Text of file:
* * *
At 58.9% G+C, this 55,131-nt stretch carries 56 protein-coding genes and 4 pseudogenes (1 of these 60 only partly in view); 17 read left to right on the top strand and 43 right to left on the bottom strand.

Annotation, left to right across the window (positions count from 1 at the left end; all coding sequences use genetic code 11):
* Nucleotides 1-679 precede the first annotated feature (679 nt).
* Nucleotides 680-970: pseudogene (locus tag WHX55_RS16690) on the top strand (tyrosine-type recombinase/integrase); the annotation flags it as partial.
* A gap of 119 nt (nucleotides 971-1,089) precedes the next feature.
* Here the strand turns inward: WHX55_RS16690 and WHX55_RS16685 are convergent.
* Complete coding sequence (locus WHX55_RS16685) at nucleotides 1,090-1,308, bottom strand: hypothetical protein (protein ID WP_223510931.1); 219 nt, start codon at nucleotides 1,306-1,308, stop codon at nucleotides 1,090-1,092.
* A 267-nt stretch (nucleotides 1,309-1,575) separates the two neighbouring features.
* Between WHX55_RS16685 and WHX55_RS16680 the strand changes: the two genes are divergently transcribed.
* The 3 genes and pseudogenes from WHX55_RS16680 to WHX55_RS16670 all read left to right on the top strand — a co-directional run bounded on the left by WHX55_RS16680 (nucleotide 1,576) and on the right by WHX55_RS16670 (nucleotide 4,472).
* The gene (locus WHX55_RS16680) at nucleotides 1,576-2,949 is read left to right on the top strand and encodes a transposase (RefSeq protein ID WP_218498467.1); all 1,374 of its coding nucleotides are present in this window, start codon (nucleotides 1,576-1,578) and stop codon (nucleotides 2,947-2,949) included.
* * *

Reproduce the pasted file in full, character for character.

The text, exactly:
At 58.9% G+C, this 55,131-nt stretch carries 56 protein-coding genes and 4 pseudogenes (1 of these 60 only partly in view); 17 read left to right on the top strand and 43 right to left on the bottom strand.

Annotation, left to right across the window (positions count from 1 at the left end; all coding sequences use genetic code 11):
* Nucleotides 1-679 precede the first annotated feature (679 nt).
* Nucleotides 680-970: pseudogene (locus tag WHX55_RS16690) on the top strand (tyrosine-type recombinase/integrase); the annotation flags it as partial.
* A gap of 119 nt (nucleotides 971-1,089) precedes the next feature.
* Here the strand turns inward: WHX55_RS16690 and WHX55_RS16685 are convergent.
* Complete coding sequence (locus WHX55_RS16685) at nucleotides 1,090-1,308, bottom strand: hypothetical protein (protein ID WP_223510931.1); 219 nt, start codon at nucleotides 1,306-1,308, stop codon at nucleotides 1,090-1,092.
* A 267-nt stretch (nucleotides 1,309-1,575) separates the two neighbouring features.
* Between WHX55_RS16685 and WHX55_RS16680 the strand changes: the two genes are divergently transcribed.
* The 3 genes and pseudogenes from WHX55_RS16680 to WHX55_RS16670 all read left to right on the top strand — a co-directional run bounded on the left by WHX55_RS16680 (nucleotide 1,576) and on the right by WHX55_RS16670 (nucleotide 4,472).
* The gene (locus WHX55_RS16680) at nucleotides 1,576-2,949 is read left to right on the top strand and encodes a transposase (RefSeq protein ID WP_218498467.1); all 1,374 of its coding nucleotides are present in this window, start codon (nucleotides 1,576-1,578) and stop codon (nucleotides 2,947-2,949) included.